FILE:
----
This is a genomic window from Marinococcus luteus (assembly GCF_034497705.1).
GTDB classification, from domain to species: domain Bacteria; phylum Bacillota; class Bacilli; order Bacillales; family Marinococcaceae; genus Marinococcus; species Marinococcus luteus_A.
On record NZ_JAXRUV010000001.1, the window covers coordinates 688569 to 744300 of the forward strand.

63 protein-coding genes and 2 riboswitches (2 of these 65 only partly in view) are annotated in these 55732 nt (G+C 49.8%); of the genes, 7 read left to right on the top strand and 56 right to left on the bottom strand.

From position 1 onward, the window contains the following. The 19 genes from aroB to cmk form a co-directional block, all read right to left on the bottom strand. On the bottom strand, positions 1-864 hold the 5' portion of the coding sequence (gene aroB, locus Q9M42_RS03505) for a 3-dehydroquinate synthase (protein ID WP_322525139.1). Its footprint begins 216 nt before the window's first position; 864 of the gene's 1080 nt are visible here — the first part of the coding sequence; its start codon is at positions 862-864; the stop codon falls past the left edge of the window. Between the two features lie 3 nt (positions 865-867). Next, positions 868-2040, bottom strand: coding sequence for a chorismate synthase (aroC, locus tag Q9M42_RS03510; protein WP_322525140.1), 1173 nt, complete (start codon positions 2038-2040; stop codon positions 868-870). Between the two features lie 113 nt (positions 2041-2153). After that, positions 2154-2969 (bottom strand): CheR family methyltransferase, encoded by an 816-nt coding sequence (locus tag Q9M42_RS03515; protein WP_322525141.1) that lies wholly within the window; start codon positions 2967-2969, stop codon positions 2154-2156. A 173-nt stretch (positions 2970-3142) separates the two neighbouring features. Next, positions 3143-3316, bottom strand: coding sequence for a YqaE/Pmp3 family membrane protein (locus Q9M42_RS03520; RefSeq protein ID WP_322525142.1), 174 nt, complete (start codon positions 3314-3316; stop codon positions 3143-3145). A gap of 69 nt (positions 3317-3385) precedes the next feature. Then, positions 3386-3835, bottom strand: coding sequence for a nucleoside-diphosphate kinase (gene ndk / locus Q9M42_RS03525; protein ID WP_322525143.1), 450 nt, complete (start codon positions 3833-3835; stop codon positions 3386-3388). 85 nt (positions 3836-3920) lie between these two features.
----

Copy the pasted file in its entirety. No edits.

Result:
This is a genomic window from Marinococcus luteus (assembly GCF_034497705.1).
GTDB classification, from domain to species: domain Bacteria; phylum Bacillota; class Bacilli; order Bacillales; family Marinococcaceae; genus Marinococcus; species Marinococcus luteus_A.
On record NZ_JAXRUV010000001.1, the window covers coordinates 688569 to 744300 of the forward strand.

63 protein-coding genes and 2 riboswitches (2 of these 65 only partly in view) are annotated in these 55732 nt (G+C 49.8%); of the genes, 7 read left to right on the top strand and 56 right to left on the bottom strand.

From position 1 onward, the window contains the following. The 19 genes from aroB to cmk form a co-directional block, all read right to left on the bottom strand. On the bottom strand, positions 1-864 hold the 5' portion of the coding sequence (gene aroB, locus Q9M42_RS03505) for a 3-dehydroquinate synthase (protein ID WP_322525139.1). Its footprint begins 216 nt before the window's first position; 864 of the gene's 1080 nt are visible here — the first part of the coding sequence; its start codon is at positions 862-864; the stop codon falls past the left edge of the window. Between the two features lie 3 nt (positions 865-867). Next, positions 868-2040, bottom strand: coding sequence for a chorismate synthase (aroC, locus tag Q9M42_RS03510; protein WP_322525140.1), 1173 nt, complete (start codon positions 2038-2040; stop codon positions 868-870). Between the two features lie 113 nt (positions 2041-2153). After that, positions 2154-2969 (bottom strand): CheR family methyltransferase, encoded by an 816-nt coding sequence (locus tag Q9M42_RS03515; protein WP_322525141.1) that lies wholly within the window; start codon positions 2967-2969, stop codon positions 2154-2156. A 173-nt stretch (positions 2970-3142) separates the two neighbouring features. Next, positions 3143-3316, bottom strand: coding sequence for a YqaE/Pmp3 family membrane protein (locus Q9M42_RS03520; RefSeq protein ID WP_322525142.1), 174 nt, complete (start codon positions 3314-3316; stop codon positions 3143-3145). A gap of 69 nt (positions 3317-3385) precedes the next feature. Then, positions 3386-3835, bottom strand: coding sequence for a nucleoside-diphosphate kinase (gene ndk / locus Q9M42_RS03525; protein ID WP_322525143.1), 450 nt, complete (start codon positions 3833-3835; stop codon positions 3386-3388). 85 nt (positions 3836-3920) lie between these two features.